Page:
6 things Twitter should do instead of messing up my timeline

twitter algorithmic timeline
Photo credit: HowToStartABlogOnline.net

You may be wondering why #RIPTwitter has been trending for the last 24 hours. The answer is this rumour: apparently, Twitter is going to abandon its signature chronological timeline in favour of an algorithmic timeline that will prioritise popular tweets. There have also been rumours buzzing that the iconic 140-character limit will be replaced with a ridiculous-sounding 10,000-character cut-off point. If all this sounds rather familiar, it’s because we already have that social media service. It’s called Facebook, and it stopped being cool about 7 years ago when all our grandparents joined it.

Back when I was a prolific Facebook user, I used to laugh at how upset everybody would get whenever there was an update to the service. But this time round, I suddenly get it. Because I actually love Twitter. And because these changes aren’t just a minor new thing to get used to; they actually undermine the very core of what makes Twitter great.

The death of a real-time timeline spells the end of live-tweeting and of Twitter chats, and it will make it even harder for smaller accounts to get noticed. Right now, Twitter is a global conversation, in which everyone’s voice is equal. If the alleged algorithmic timeline kicks in, that conversation will become heavily curated, making it inevitably more one-sided than its current organic form.

So that’s why we’re all in mourning for what could be the death of Twitter. But it’s not like Twitter is perfect as it is. In fact, there are several features that I’d love to see changed—most importantly, having systems put in place to deal with Twitter’s harassment problem.

The people making these changes don’t seem to even use Twitter; many of the statements released about the rumours have shown a serious lack of understanding of their user base—including one from a Twitter employee expressing surprise at his tweet going viral. *Eye roll*

So to make it easy for them, here are 6 things Twitter should be focusing on—instead of an algorithmic timeline and 10,000-character tweets.

1. Require an account to use Twitter

Twitter has certain measures in place to reduce harassment, such as the ability to block or report certain accounts, but all of this becomes pretty useless when you remember that nobody even needs an account to look at Twitter in the first place. Suddenly blocking that troll doesn’t feel all that reassuring after all…

2.  Ability to remove yourself from lists

Now and then, I’ll get a notification that a user has added me to a list of “feminazis” or some other idiotic and unpleasant title. These lists are public—anybody can subscribe—so my inclusion on that list means that any MRA with a hatred for women on the Internet now knows exactly where to find me. Of course, I can just block the user and instantly be removed from the list, but it’s not always so clear-cut. A lot more often, I get added to positive lists: “book bloggers” or “writers I love” etc. These are lovely on the surface, but it doesn’t stop Internet trolls popping up and deciding to send rape threats to everyone in a user’s “my favourite feminists” list. In those cases, I usually don’t want to block the user—but if they don’t respond to my request to be removed, I’m left feeling vulnerable. Twitter needs to give us the access to quietly remove ourselves from any lists we don’t want to be on.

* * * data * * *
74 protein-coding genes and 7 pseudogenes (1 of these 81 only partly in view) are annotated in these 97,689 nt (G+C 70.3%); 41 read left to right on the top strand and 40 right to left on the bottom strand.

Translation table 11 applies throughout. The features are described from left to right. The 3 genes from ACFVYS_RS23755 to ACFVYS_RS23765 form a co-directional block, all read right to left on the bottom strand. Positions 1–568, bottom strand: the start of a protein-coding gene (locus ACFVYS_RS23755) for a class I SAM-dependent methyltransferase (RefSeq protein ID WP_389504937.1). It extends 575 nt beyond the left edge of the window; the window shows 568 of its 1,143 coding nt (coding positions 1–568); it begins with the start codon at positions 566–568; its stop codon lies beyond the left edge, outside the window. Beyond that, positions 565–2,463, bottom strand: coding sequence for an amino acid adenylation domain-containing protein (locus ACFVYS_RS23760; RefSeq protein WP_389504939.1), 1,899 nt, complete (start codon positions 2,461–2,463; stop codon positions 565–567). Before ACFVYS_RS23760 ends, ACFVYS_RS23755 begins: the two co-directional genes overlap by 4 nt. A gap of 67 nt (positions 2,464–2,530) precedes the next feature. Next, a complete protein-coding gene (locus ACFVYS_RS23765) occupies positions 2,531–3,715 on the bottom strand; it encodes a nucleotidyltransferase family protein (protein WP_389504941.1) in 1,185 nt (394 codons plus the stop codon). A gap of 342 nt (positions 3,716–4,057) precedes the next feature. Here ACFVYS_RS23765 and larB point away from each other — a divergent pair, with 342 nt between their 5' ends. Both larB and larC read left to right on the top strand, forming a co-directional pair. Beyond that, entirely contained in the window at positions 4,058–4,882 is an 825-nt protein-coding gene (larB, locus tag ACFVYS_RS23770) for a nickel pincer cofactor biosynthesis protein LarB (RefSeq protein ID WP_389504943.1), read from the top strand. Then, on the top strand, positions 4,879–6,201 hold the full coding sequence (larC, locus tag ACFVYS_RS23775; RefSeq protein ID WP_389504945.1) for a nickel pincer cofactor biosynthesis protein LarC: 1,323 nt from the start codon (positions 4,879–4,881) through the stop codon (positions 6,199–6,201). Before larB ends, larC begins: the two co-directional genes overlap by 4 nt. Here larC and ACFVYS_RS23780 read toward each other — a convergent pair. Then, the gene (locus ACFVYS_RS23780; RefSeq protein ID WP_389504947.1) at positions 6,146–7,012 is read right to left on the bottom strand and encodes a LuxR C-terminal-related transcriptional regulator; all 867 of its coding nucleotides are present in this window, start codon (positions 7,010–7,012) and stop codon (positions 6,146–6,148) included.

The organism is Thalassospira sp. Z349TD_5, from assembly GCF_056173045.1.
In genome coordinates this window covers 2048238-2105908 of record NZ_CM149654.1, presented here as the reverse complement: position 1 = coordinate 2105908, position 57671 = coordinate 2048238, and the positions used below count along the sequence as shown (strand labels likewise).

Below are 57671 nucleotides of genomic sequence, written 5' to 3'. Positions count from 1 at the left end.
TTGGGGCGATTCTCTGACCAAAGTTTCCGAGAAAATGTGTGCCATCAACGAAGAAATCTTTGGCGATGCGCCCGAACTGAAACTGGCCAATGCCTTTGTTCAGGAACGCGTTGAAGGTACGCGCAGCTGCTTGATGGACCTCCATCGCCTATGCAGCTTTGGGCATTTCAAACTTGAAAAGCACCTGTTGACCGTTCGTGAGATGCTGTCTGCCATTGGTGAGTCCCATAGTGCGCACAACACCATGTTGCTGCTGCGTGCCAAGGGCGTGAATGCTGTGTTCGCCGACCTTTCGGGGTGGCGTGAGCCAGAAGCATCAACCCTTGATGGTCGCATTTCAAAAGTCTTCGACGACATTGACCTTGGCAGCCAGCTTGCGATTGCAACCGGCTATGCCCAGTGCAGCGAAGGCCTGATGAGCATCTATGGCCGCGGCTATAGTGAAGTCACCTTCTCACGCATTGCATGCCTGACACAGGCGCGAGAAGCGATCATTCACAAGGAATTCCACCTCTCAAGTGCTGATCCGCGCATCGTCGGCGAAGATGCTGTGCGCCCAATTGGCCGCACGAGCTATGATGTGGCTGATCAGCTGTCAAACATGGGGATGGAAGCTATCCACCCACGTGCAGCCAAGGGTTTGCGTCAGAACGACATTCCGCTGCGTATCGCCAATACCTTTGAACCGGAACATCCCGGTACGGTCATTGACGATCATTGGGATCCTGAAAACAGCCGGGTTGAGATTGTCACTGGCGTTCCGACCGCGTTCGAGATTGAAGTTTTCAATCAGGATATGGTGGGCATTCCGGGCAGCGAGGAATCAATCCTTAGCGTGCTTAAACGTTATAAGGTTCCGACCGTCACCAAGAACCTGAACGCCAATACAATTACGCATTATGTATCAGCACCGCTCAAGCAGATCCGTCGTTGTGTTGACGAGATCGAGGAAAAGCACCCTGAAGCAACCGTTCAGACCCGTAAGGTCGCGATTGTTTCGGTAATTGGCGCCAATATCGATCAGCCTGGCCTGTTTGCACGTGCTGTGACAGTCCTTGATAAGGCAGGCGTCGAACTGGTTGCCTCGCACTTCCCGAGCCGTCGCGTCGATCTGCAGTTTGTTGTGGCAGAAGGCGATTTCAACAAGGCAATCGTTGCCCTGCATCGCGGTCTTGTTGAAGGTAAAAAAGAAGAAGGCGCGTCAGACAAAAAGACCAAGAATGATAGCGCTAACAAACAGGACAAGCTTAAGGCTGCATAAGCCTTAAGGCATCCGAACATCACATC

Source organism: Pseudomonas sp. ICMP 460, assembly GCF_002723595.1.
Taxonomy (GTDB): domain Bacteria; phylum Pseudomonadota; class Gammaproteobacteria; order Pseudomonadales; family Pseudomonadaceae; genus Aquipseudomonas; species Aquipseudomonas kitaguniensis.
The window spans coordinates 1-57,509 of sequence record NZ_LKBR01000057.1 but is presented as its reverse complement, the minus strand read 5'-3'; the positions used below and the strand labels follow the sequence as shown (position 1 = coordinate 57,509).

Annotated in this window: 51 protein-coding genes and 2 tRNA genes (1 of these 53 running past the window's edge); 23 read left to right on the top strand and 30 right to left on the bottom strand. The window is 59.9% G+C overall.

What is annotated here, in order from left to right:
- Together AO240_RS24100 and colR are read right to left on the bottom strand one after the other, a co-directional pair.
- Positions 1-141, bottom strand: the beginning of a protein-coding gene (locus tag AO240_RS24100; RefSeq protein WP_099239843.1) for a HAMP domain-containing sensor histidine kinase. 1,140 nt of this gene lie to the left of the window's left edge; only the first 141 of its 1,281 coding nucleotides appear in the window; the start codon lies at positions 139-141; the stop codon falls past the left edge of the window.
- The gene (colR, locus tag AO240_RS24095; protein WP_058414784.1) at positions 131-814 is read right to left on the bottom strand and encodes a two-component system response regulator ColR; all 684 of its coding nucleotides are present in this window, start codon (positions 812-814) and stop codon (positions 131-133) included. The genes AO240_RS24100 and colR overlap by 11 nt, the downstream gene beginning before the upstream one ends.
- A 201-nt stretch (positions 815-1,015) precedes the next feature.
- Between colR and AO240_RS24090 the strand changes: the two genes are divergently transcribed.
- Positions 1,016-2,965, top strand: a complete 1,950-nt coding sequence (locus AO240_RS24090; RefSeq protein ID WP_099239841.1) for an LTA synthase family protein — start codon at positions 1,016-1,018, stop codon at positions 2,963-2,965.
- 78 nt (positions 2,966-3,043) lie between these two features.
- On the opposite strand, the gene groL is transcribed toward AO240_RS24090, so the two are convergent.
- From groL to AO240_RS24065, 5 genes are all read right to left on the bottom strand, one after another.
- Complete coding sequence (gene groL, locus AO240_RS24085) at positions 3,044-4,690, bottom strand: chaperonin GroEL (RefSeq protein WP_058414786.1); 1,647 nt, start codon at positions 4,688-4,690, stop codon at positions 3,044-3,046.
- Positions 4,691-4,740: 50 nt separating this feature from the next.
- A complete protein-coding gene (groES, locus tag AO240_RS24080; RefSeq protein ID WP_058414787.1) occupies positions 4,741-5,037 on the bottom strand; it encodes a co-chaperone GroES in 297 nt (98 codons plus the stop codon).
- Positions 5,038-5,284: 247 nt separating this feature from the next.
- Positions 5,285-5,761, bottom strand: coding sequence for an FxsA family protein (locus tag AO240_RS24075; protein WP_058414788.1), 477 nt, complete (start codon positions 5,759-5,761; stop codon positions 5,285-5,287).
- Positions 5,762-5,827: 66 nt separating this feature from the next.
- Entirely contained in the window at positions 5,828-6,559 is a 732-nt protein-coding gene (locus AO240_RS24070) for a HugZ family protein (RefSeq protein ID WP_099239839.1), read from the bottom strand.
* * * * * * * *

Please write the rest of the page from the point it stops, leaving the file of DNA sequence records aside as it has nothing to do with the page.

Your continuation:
3. Control who can @ mention you

When someone starts harassing you on Twitter, it’s easy enough to block their account from sending you any further tweets. Except, all that actually happens is that you stop receiving what they send—they’re still totally able to write it. In other words, they can tweet out a direct link to your account to anyone who follows them. Of course, Twitter can’t prevent them from writing out your username, but they could easily strip out the link.

4. Let you know when someone embeds your tweet

Journalists often embed tweets in online articles, as a useful way of showing public opinion on a topic; I’ve embedded two tweets in this blog post, because they made me laugh and nicely summed up what I’m talking about. But there can be downsides to this: writers might embed a tweet maliciously, or to illustrate a controversial topic, which can lead to the user getting an influx of abuse without knowing where it’s coming from. I reached out to the accounts to ask them myself, but really we need Twitter to take control. If Twitter could notify us when and where our tweets are being embedded, we at least have the option to request their removal. Even better, an account setting could give you the right to opt in or out of having your tweets embeddable in the first place.

5. Keep track of who is quoting your tweets

When somebody quotes your tweet, you get a notification—but other than that, there’s no way to keep track of where tweets are being quoted (which kinda messes up your retweet stats, jussayin’). Keeping track of this would be a pretty neat feature—when I see a tweet that interests me, I’d love to see where else it has been quoted, and what people are saying about it.

6. And of course… an edit button

People have been clamouring for an edit button long before I even joined Twitter. I see the problem: imagine you retweet somebody’s hilarious joke only to find they later edited it to include a controversial and offensive message. But there’s got to be a way around this, because noticing a typo in your viral tweet sucks.

Photo credit: HowToStartABlogOnline.net